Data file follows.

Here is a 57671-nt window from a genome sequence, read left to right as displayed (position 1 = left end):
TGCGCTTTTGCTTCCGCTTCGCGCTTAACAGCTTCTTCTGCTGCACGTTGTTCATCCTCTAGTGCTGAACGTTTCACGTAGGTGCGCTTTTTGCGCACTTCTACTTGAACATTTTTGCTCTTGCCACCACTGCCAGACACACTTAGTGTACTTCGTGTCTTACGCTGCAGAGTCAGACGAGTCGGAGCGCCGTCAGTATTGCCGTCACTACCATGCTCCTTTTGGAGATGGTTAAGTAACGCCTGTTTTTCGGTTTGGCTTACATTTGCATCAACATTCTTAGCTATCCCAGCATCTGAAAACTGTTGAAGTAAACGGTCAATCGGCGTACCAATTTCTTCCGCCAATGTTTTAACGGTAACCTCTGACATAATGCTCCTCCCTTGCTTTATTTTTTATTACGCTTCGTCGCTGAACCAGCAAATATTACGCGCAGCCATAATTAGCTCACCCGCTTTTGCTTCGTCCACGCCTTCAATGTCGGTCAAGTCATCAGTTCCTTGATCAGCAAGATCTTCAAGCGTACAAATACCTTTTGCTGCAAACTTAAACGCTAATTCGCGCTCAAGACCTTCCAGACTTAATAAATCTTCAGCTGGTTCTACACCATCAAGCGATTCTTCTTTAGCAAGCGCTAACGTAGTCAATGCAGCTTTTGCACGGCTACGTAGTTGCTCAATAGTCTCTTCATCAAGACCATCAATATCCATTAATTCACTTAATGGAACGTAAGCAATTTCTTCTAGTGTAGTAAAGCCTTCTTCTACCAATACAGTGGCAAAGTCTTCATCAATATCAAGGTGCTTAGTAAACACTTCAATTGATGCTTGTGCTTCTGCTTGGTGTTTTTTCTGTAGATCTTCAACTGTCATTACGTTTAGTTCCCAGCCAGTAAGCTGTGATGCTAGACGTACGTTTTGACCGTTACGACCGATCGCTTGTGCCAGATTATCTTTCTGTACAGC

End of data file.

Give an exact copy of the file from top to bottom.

Here is a 57671-nt window from a genome sequence, read left to right as displayed (position 1 = left end):
TGCGCTTTTGCTTCCGCTTCGCGCTTAACAGCTTCTTCTGCTGCACGTTGTTCATCCTCTAGTGCTGAACGTTTCACGTAGGTGCGCTTTTTGCGCACTTCTACTTGAACATTTTTGCTCTTGCCACCACTGCCAGACACACTTAGTGTACTTCGTGTCTTACGCTGCAGAGTCAGACGAGTCGGAGCGCCGTCAGTATTGCCGTCACTACCATGCTCCTTTTGGAGATGGTTAAGTAACGCCTGTTTTTCGGTTTGGCTTACATTTGCATCAACATTCTTAGCTATCCCAGCATCTGAAAACTGTTGAAGTAAACGGTCAATCGGCGTACCAATTTCTTCCGCCAATGTTTTAACGGTAACCTCTGACATAATGCTCCTCCCTTGCTTTATTTTTTATTACGCTTCGTCGCTGAACCAGCAAATATTACGCGCAGCCATAATTAGCTCACCCGCTTTTGCTTCGTCCACGCCTTCAATGTCGGTCAAGTCATCAGTTCCTTGATCAGCAAGATCTTCAAGCGTACAAATACCTTTTGCTGCAAACTTAAACGCTAATTCGCGCTCAAGACCTTCCAGACTTAATAAATCTTCAGCTGGTTCTACACCATCAAGCGATTCTTCTTTAGCAAGCGCTAACGTAGTCAATGCAGCTTTTGCACGGCTACGTAGTTGCTCAATAGTCTCTTCATCAAGACCATCAATATCCATTAATTCACTTAATGGAACGTAAGCAATTTCTTCTAGTGTAGTAAAGCCTTCTTCTACCAATACAGTGGCAAAGTCTTCATCAATATCAAGGTGCTTAGTAAACACTTCAATTGATGCTTGTGCTTCTGCTTGGTGTTTTTTCTGTAGATCTTCAACTGTCATTACGTTTAGTTCCCAGCCAGTAAGCTGTGATGCTAGACGTACGTTTTGACCGTTACGACCGATCGCTTGTGCCAGATTATCTTTCTGTACAGC